It’s probably for the best that Sara Benincasa makes her living as a writer and comedian now, because she was a truly crappy janitor.
“I was terrible at it,” she says. “Very, very bad maintenance worker.”
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She also later spent some time working at a law firm that specialized in immigration for fashion models, helping to import Bulgarian teenagers for a life of catwalk-traipsing. (She lasted about six weeks.) But even though Benincasa didn’t have any books bearing her name or any appearances on TV shows behind her yet, she wasn’t harboring dreams of becoming an artist back then.
Because she already was an artist.
“You are an artist regardless of what you put down on your income tax form in April,” Benincasa says. “You are an artist no matter what, as long as you do your art. If you don’t do your art, you’re not an artist. It’s pretty simple.”
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“It’s really important to know that every successful person in this world has had to put in work, has had to put in time, and has had to do some things that they didn’t love along the way,” Benincasa says. “Real artists have day jobs. Many artistic legends have had jobs that had nothing to do with art. I mean briefly Maya Angelou was a cable car conductor. Sandra Cisneros, the author of The House on Mango Street, was an administrative assistant. J.K. Rowling was a secretary. There are so many great artists throughout history who have done other things because they didn’t have a patron, or if they did have a patron, that patron couldn’t cover all their expenses so they had to work. And some of them, it would seem, found a great deal of meaning in that work as well as in their artistic endeavors.”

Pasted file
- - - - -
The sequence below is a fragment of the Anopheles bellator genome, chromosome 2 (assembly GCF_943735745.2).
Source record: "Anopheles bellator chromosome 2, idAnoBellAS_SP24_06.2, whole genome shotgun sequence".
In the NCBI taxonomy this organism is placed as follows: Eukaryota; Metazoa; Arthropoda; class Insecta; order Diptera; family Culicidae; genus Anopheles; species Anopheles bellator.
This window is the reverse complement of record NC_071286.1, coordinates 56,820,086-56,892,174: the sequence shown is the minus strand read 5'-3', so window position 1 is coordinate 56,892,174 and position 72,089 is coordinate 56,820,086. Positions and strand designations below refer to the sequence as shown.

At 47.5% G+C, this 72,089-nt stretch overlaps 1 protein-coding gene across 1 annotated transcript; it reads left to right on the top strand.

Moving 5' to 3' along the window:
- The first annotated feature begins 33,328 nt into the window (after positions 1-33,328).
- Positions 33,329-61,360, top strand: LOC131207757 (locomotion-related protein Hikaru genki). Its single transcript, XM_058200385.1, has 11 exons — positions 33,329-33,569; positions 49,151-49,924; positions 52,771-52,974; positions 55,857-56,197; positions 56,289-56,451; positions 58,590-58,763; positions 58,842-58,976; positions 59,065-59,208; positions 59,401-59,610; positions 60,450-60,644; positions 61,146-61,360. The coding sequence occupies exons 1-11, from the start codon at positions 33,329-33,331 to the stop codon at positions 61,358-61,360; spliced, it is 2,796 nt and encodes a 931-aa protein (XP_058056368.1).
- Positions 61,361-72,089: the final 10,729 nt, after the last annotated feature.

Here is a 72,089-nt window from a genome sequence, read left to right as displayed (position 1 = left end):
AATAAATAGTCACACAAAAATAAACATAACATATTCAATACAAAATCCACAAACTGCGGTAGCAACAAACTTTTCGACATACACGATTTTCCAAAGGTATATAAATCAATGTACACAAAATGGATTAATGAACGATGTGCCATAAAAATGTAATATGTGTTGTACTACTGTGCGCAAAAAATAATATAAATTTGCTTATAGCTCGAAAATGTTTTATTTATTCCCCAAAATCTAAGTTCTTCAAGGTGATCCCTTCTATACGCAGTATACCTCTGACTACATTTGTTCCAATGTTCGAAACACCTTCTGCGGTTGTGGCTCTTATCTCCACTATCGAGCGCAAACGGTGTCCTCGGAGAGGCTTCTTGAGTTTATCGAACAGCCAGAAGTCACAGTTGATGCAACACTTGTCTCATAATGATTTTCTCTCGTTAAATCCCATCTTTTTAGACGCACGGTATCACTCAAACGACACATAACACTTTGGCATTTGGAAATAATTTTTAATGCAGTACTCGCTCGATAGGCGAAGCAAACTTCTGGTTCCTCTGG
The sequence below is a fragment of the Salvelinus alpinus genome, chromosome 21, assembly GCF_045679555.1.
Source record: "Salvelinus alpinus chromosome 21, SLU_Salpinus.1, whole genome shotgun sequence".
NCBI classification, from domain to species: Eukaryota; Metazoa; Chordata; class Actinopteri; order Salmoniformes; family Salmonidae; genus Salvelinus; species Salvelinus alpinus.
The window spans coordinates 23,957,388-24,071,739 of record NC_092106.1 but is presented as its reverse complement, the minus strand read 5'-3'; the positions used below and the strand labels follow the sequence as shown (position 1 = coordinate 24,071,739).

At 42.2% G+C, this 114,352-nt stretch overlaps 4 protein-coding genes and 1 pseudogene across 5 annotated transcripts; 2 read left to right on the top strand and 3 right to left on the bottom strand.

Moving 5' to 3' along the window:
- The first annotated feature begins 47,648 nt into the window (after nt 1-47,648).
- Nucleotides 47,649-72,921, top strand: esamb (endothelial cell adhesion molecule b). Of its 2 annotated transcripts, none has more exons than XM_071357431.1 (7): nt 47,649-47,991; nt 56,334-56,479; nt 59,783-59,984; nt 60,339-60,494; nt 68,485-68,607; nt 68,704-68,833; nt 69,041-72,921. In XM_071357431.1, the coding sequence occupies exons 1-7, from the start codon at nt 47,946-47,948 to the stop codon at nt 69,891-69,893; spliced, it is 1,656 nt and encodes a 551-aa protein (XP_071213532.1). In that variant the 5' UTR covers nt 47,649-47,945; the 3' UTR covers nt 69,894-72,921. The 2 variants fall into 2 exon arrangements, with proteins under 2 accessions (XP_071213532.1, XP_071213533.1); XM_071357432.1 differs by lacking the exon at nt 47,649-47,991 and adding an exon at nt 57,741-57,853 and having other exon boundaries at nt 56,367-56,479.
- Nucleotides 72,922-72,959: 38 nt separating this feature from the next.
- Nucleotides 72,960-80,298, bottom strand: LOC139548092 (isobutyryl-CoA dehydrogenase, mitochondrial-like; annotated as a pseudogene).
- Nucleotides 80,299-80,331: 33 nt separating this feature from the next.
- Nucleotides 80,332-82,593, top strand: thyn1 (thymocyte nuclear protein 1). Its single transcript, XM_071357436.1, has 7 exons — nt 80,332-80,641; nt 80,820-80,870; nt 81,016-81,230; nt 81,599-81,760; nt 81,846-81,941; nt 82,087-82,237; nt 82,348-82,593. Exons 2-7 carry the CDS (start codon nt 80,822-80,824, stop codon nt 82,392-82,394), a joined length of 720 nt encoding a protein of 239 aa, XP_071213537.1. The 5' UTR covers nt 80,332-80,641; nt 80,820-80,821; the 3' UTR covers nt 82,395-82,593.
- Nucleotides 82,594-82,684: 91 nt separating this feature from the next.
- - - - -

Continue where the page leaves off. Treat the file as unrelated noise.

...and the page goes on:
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“I ask friends who are writers and have kids how they make the time to write, they say, ‘I just have to produce. I get a half hour while the kid is asleep and I sit down and I write—that’s what happens.’ And they just do it. There is very little romanticism about it. Being an artist of any kind generally isn’t romantic. It’s not a fairy tale. You have to do the work. If you don’t do your art, you’re not an artist: You’re a dabbler. And dabbling is fine. If you’re a dabbler, be a dabbler. I dabble in cooking. I’m terrible at it. I am not a chef.”
Link to the rest at Co.Create